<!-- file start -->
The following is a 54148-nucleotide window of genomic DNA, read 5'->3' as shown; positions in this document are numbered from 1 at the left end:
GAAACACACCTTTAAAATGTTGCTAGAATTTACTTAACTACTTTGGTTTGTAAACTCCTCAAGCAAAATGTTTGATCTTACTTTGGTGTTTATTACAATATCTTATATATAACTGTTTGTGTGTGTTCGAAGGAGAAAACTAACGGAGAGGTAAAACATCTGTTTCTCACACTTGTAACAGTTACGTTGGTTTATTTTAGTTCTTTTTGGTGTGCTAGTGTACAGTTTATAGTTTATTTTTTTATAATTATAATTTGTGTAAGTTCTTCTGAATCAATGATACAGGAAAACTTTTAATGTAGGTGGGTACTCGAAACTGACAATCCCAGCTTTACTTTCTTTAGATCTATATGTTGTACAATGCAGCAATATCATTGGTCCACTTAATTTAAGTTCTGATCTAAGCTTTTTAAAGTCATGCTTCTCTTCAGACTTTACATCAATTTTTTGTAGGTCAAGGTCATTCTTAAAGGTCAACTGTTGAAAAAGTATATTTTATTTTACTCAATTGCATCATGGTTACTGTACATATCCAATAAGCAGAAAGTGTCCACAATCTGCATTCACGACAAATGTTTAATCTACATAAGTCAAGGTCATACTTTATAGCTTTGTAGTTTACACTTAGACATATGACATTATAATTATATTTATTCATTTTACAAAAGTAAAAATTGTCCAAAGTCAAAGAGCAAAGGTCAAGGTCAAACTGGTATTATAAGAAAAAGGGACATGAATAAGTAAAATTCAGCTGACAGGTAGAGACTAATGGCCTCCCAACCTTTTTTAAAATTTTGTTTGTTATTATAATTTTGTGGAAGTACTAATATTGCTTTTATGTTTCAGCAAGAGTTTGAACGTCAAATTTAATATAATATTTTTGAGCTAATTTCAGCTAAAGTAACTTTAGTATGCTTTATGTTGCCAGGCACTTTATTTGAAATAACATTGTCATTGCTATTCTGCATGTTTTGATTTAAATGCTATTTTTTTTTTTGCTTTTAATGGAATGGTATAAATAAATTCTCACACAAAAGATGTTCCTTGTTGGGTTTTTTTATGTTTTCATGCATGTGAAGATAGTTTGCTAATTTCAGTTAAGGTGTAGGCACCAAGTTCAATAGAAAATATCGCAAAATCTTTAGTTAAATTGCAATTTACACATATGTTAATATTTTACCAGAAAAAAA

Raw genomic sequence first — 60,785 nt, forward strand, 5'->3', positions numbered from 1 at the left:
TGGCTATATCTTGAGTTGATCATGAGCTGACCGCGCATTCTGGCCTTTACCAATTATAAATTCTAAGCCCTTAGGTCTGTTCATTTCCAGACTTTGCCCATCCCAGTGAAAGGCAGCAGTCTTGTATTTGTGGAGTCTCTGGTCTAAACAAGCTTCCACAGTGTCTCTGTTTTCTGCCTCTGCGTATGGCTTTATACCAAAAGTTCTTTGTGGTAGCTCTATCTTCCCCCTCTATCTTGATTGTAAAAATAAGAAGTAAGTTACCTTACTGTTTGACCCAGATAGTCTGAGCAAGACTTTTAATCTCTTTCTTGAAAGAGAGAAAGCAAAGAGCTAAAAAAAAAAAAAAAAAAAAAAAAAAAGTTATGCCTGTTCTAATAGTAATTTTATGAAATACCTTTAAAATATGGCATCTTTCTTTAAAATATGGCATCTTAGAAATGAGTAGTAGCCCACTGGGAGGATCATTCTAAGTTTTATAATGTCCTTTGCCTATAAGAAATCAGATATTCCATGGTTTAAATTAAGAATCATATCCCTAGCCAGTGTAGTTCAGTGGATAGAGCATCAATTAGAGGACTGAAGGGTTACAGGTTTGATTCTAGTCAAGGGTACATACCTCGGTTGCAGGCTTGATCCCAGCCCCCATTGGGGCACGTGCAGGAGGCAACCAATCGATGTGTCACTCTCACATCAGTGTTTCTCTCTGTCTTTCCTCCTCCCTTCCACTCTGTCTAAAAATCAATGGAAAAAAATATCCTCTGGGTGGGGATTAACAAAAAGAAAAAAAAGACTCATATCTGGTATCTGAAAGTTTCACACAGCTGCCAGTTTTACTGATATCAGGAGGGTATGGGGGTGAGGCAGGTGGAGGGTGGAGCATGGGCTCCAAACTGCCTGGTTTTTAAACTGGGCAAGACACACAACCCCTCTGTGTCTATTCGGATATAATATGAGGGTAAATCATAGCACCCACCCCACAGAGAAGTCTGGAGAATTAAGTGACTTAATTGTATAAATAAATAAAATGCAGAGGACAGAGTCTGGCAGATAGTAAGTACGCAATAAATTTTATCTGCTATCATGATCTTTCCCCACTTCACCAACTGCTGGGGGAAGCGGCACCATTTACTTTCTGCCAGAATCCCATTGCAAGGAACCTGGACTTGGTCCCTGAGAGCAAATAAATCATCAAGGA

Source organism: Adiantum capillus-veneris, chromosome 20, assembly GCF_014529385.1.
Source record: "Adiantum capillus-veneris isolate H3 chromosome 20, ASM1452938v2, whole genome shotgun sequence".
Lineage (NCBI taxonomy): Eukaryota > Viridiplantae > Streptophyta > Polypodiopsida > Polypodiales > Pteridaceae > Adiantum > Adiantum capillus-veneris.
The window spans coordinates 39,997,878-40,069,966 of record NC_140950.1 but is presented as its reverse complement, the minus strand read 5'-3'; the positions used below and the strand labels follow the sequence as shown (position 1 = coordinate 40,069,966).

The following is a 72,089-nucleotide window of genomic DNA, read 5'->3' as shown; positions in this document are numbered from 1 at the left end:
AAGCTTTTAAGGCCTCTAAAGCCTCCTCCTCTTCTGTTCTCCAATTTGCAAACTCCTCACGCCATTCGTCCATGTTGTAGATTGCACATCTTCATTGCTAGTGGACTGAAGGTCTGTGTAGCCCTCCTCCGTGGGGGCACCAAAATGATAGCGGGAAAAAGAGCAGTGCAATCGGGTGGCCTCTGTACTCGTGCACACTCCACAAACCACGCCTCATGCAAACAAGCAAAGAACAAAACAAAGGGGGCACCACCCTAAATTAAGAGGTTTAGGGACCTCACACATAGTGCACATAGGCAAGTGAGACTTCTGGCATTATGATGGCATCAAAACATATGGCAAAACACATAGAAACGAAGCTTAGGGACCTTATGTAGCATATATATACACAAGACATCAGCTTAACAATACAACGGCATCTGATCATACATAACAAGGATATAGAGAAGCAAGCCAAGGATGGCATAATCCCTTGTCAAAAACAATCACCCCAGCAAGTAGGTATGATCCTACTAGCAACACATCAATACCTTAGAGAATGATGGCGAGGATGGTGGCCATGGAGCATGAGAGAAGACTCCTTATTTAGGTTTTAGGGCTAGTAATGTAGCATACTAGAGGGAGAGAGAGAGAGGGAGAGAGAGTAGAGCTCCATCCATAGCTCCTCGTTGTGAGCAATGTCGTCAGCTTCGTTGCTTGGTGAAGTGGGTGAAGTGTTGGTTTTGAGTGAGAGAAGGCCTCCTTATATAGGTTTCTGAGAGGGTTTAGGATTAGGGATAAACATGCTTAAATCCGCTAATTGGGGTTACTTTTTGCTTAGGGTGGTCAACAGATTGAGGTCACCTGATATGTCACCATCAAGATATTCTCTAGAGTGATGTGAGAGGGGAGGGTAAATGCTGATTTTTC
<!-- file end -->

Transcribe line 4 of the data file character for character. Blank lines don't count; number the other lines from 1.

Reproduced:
TGGCTATATCTTGAGTTGATCATGAGCTGACCGCGCATTCTGGCCTTTACCAATTATAAATTCTAAGCCCTTAGGTCTGTTCATTTCCAGACTTTGCCCATCCCAGTGAAAGGCAGCAGTCTTGTATTTGTGGAGTCTCTGGTCTAAACAAGCTTCCACAGTGTCTCTGTTTTCTGCCTCTGCGTATGGCTTTATACCAAAAGTTCTTTGTGGTAGCTCTATCTTCCCCCTCTATCTTGATTGTAAAAATAAGAAGTAAGTTACCTTACTGTTTGACCCAGATAGTCTGAGCAAGACTTTTAATCTCTTTCTTGAAAGAGAGAAAGCAAAGAGCTAAAAAAAAAAAAAAAAAAAAAAAAAAAGTTATGCCTGTTCTAATAGTAATTTTATGAAATACCTTTAAAATATGGCATCTTTCTTTAAAATATGGCATCTTAGAAATGAGTAGTAGCCCACTGGGAGGATCATTCTAAGTTTTATAATGTCCTTTGCCTATAAGAAATCAGATATTCCATGGTTTAAATTAAGAATCATATCCCTAGCCAGTGTAGTTCAGTGGATAGAGCATCAATTAGAGGACTGAAGGGTTACAGGTTTGATTCTAGTCAAGGGTACATACCTCGGTTGCAGGCTTGATCCCAGCCCCCATTGGGGCACGTGCAGGAGGCAACCAATCGATGTGTCACTCTCACATCAGTGTTTCTCTCTGTCTTTCCTCCTCCCTTCCACTCTGTCTAAAAATCAATGGAAAAAAATATCCTCTGGGTGGGGATTAACAAAAAGAAAAAAAAGACTCATATCTGGTATCTGAAAGTTTCACACAGCTGCCAGTTTTACTGATATCAGGAGGGTATGGGGGTGAGGCAGGTGGAGGGTGGAGCATGGGCTCCAAACTGCCTGGTTTTTAAACTGGGCAAGACACACAACCCCTCTGTGTCTATTCGGATATAATATGAGGGTAAATCATAGCACCCACCCCACAGAGAAGTCTGGAGAATTAAGTGACTTAATTGTATAAATAAATAAAATGCAGAGGACAGAGTCTGGCAGATAGTAAGTACGCAATAAATTTTATCTGCTATCATGATCTTTCCCCACTTCACCAACTGCTGGGGGAAGCGGCACCATTTACTTTCTGCCAGAATCCCATTGCAAGGAACCTGGACTTGGTCCCTGAGAGCAAATAAATCATCAAGGA